Sunday, May 17, 2020

Lost Light

How does the word of God go missing among God’s people? How does the plain teaching of scripture get overlooked for months, years and even centuries, only to be suddenly rediscovered? You would think it impossible if we didn’t have both historical and biblical evidence that it happens, and happens with sad regularity.

For example, in the days of King Josiah, the Book of the Law was found in the house of the Lord and taken to the king and read to him. When Josiah heard the Law read, he tore his clothes, humbled and stricken by the degree to which the people of God had departed from his commandments and the wrath they had incurred because of it.

How Does This Happen?

How does that happen? The Law itself required it be read every seven years before all Israel in their hearing, in order that:
“... they may hear and learn to fear the Lord your God, and be careful to do all the words of this law, and that their children, who have not known it, may hear and learn to fear the Lord your God.”
And yet this had demonstrably not been done. So a plain, perfectly understandable command in God’s word was overlooked for a period of slightly over 700 years, and not just one command, but many. After all, even Josiah’s reforms didn’t stick.

The Much-Overlooked Safety Feature

Moreover, the Law also bound the kings of Israel by the obligation to an even higher standard of attentiveness to the commands of God. Anticipating the disobedience of the nation and the people’s desire for a king to reign over them, God built into the Law the command that every king of Israel:
“... shall write for himself in a book a copy of this law, approved by the Levitical priests. And it shall be with him, and he shall read in it all the days of his life, that he may learn to fear the Lord his God by keeping all the words of this law and these statutes, and doing them, that his heart may not be lifted up above his brothers, and that he may not turn aside from the commandment, either to the right hand or to the left, so that he may continue long in his kingdom, he and his children, in Israel.”
What a great safety feature! But evidently this also was way too much work. It doesn’t appear that any king of Israel ever did it.

Forgotten Truth

If plain, perfectly understandable commands with precisely zero theological complexity and no doctrinal debatability whatsoever can be overlooked for more than 700 years, pretty much anything can. Light gets lost. Truth gets forgotten. The word of God gets filed away, consigned to dusty shelves instead of filling hearts and changing lives.

Again in the time of Nehemiah, the words of the Law were opened and read to God’s people by Ezra. We are now another hundred years down the road, and Israel suddenly discovers this interesting thing called the “Feast of Booths”, the very thing God had instituted in his Law to ensure his word was read regularly to his people.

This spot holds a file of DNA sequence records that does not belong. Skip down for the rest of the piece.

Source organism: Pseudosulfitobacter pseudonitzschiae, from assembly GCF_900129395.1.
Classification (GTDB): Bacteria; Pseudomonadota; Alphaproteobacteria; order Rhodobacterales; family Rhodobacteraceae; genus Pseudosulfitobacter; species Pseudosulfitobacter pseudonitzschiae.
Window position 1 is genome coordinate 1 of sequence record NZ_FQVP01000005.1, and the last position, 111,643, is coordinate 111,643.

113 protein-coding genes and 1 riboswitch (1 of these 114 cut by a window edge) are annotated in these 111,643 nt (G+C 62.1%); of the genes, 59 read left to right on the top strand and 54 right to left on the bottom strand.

Here again, the sad reality was this:
“... from the days of Jeshua the son of Nun to that day the people of Israel had not done so.”
Light gets lost. Even the easy stuff.

It Could Never Happen to Us ...

Well, you say, they didn’t have BibleGateway. They didn’t even have leather-bound copies of the Law in their homes. The printing press had yet to be invented and the word of God still had to be copied by hand. A largely non-literate population could easily become distanced from the truth. Fair enough.

But bear in mind this was also true throughout most of church history up until a little over 400 years ago, and it explains a great deal about why doctrines are constantly lost and rediscovered. Christian populations in most countries depended on the institutional church to share the truths of scripture with them faithfully and intelligibly, and the institutional church repeatedly let them down.

Expanding Responsibility

Moreover, the number of God-given truths available to be forgotten had greatly expanded over that period. When Ezra read the Law of Moses to the people of Israel, they all stood and listened. He started early in the morning and finished by midday, so we might estimate he read for three to four hours max. That’s a lot of light, but it’s a manageable amount. And they still lost it.

Today, if Ezra were to reappear and stand up to read the entirety of God’s revelation to a gathered crowd, it would take him slightly over three days reading non-stop. Even with concordances everywhere, and internet search engines at our fingertips, is it just remotely possible that in all that massive wealth of revelation handed down to us, there might be one or two truths about the word of God that we have overlooked?

I think it is.

Evaluating “Newly Discovered” Doctrine

So when you read that a doctrine taught in your local church is “not valid” or “false” or “heretical” or whatever simply because its critics say it was not widely held in the early church or taught in the institutional church over the last two millennia, please give that argument all the credibility and validity it deserves. Which is none.

The validity of a Bible doctrine is not to be determined by whether the church fathers wrote about it or some synod documented its discussion, or whether some significant historical sect can be shown to have practiced it, but rather by whether it is what the scripture teaches. Period.

Light gets lost. When by the grace of God we are privileged to rediscover it, the thing to do with it is thank the Lord for it, enjoy the hope and the challenges it brings to us, and start living out what we have learned.

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